The eldest in the group, no longer so worried about Bella Figura, got the greatest response when telling about training a marketing team for a major ladies’ lingerie firm. There were 300 men. Only. So, he offered that they get to know 10 women a bit better: the wife/girlfriend, the lover, the girlfriend of the lover…and so on.

An hour into the presentation, two had already run off (probably with those same lovers) and the old guy had nodded off (after all, he didn’t need to wait for the introductions).

It ended, as they always do, with no questions opened to the public, a brief summary of cars and soccer, and drinks on the terrace. It was probably my 6179th presentation, and I prayed, it would be my last.

You can read about Marketing 101 here.

Monday, April 20

Long Lasting Looks

This week we honor the 100th birthday of pretty much the only woman in Italy who is truly respected for her mind, Rita Levi Montalcino, Nobel prize winning scientist and senator for life. And to think that she did it in an epoch in which women could barely make it to the upper echelons of anything but the top shelf at the Esselunga Supermarket. And while she is a source of pride for all of Italy, she’s still, unfortunately the exception that proves the rule.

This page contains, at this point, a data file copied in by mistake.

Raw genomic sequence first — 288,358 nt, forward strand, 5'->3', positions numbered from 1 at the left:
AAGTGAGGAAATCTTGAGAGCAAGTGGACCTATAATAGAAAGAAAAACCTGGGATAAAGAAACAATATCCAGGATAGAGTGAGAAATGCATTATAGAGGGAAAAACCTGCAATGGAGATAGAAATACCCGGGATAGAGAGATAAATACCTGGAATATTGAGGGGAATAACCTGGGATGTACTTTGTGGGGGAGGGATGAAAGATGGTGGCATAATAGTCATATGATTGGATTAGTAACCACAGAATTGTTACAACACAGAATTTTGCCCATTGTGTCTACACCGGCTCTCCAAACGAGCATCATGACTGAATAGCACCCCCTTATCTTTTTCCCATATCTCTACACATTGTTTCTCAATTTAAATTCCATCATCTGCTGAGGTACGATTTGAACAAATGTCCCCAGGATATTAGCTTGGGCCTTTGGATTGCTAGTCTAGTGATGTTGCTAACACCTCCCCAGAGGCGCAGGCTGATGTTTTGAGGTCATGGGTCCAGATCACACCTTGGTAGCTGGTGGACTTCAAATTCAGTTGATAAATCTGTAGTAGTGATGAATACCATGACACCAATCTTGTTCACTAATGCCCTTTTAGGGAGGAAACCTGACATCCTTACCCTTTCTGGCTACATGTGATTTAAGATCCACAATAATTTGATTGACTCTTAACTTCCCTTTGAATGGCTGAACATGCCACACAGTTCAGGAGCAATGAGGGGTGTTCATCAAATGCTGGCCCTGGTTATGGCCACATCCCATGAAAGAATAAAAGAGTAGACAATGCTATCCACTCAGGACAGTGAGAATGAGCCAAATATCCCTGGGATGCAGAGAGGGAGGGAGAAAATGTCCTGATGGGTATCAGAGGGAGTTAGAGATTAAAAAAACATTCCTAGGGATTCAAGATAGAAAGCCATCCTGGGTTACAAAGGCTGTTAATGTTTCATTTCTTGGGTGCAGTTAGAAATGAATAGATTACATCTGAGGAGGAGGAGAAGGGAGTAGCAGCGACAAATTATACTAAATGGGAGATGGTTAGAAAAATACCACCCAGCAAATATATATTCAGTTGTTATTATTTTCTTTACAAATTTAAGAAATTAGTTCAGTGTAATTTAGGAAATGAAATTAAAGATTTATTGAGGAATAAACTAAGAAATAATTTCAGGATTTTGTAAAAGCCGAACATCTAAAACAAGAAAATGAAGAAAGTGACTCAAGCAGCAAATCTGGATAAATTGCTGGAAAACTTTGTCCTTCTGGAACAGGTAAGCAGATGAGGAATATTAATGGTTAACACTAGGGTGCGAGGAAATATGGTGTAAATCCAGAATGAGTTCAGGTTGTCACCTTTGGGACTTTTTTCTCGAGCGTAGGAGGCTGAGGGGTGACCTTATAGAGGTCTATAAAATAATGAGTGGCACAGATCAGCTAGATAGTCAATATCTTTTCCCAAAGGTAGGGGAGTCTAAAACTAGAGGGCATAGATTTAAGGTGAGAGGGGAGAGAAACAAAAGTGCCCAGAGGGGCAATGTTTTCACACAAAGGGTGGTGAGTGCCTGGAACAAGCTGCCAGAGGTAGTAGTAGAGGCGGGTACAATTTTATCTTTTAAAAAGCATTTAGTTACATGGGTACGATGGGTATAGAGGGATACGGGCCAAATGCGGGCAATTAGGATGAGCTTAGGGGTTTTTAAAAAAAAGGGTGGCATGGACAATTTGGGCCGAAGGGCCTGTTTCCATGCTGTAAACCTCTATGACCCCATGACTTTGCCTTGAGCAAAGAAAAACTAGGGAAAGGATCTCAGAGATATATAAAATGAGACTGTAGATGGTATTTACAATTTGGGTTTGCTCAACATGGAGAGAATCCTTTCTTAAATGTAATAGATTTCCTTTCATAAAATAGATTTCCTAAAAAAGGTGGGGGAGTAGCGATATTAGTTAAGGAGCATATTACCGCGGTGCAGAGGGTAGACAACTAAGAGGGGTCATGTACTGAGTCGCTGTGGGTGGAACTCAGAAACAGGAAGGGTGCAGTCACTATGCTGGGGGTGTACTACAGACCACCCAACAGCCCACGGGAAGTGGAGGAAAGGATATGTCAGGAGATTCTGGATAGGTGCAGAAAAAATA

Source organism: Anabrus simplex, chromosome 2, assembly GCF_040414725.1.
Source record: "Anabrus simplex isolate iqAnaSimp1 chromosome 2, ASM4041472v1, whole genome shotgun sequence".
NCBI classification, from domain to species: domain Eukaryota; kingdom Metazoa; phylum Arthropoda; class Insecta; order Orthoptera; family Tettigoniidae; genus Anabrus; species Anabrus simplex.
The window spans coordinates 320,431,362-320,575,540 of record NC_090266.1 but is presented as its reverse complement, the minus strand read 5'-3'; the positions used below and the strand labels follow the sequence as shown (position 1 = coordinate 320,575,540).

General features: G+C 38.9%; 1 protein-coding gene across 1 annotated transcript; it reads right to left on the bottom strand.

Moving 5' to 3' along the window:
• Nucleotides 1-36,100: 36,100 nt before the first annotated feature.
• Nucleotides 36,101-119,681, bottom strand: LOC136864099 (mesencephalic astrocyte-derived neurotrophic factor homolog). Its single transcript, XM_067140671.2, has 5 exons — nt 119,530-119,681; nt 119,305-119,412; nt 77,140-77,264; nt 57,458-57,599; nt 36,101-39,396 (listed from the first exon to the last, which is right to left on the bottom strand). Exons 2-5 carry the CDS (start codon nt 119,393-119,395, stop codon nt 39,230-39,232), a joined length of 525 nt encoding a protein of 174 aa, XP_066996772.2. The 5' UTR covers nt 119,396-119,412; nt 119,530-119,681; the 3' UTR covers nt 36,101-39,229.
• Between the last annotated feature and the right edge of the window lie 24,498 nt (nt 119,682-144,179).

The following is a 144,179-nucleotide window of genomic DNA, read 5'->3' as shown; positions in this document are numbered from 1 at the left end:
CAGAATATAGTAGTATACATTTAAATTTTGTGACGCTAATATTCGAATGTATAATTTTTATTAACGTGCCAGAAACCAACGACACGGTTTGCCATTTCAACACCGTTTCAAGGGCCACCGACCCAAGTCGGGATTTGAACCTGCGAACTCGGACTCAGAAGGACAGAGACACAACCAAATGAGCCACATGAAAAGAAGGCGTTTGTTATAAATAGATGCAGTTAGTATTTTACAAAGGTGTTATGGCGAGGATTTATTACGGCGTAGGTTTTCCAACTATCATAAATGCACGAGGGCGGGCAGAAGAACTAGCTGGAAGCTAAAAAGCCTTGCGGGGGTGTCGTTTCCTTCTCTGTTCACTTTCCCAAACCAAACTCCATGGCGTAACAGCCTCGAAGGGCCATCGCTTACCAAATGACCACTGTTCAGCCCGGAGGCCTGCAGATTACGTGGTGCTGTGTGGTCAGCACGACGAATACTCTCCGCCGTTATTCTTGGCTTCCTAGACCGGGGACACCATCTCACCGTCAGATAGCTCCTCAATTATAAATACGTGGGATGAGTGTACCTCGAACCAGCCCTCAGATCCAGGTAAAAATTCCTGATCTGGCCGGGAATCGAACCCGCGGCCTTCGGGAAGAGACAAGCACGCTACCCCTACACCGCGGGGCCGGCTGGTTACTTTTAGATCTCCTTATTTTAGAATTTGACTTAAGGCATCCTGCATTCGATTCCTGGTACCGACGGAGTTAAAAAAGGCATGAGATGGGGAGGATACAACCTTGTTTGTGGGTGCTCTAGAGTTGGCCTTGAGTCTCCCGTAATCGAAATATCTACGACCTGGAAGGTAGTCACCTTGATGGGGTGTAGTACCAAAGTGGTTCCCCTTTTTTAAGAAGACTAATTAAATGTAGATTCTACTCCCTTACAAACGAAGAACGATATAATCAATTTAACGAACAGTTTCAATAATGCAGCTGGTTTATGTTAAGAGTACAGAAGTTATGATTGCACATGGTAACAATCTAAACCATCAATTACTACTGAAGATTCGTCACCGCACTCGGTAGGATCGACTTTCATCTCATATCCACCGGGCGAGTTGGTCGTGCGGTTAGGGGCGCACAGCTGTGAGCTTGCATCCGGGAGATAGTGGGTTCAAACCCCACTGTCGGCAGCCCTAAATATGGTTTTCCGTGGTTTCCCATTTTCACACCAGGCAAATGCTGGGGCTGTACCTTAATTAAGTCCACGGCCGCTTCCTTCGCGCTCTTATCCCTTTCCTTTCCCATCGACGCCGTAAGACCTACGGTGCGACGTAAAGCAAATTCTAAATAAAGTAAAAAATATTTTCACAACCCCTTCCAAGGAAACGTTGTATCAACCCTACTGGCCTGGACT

Our new token, the ‘woman of steel’ at Italy’s ConfIndustria must have graphic artists from Trieste to Trapani all atwitter – they finally get to type the letters, r – a after the Sig. on invitations. But that’s not even entirely true, as, the men are called reverently, Dott. (Dottore), while the women still get to be called Mrs. And even in this they got it all wrong; women keep their last names, so, even the Mrs. is a misnomer.

The European Parliament decided to take action, recently decreeing that those endearing suffixes, like Dott.ssa, Avvocatessa, etc. be removed from titles in an effort to finally achieve parity. I recall when a friend from an elite American media outlet was to sponsor a business conference in Milan. When he asked, ‘Why are there no women on the panel?’ He was laughed out of the room. ‘Parish the thought’, ‘Not Serious’, ‘This isn’t America.”. Well, he briskly got up and left, taking his toys (and his money) with him. He would have gotten in the last laugh if he wasn’t so darn mad about the whole affair.

Now that we have women Ministers and Cabinet members, this situation could have changed, except that Berlusconi’s prerequisite -- that they be good looking to serve -- doesn’t help all that much. In Berlusconi’s world, Cabinet posts are car tops at automotive shows. But, we do have one thing to look forward to.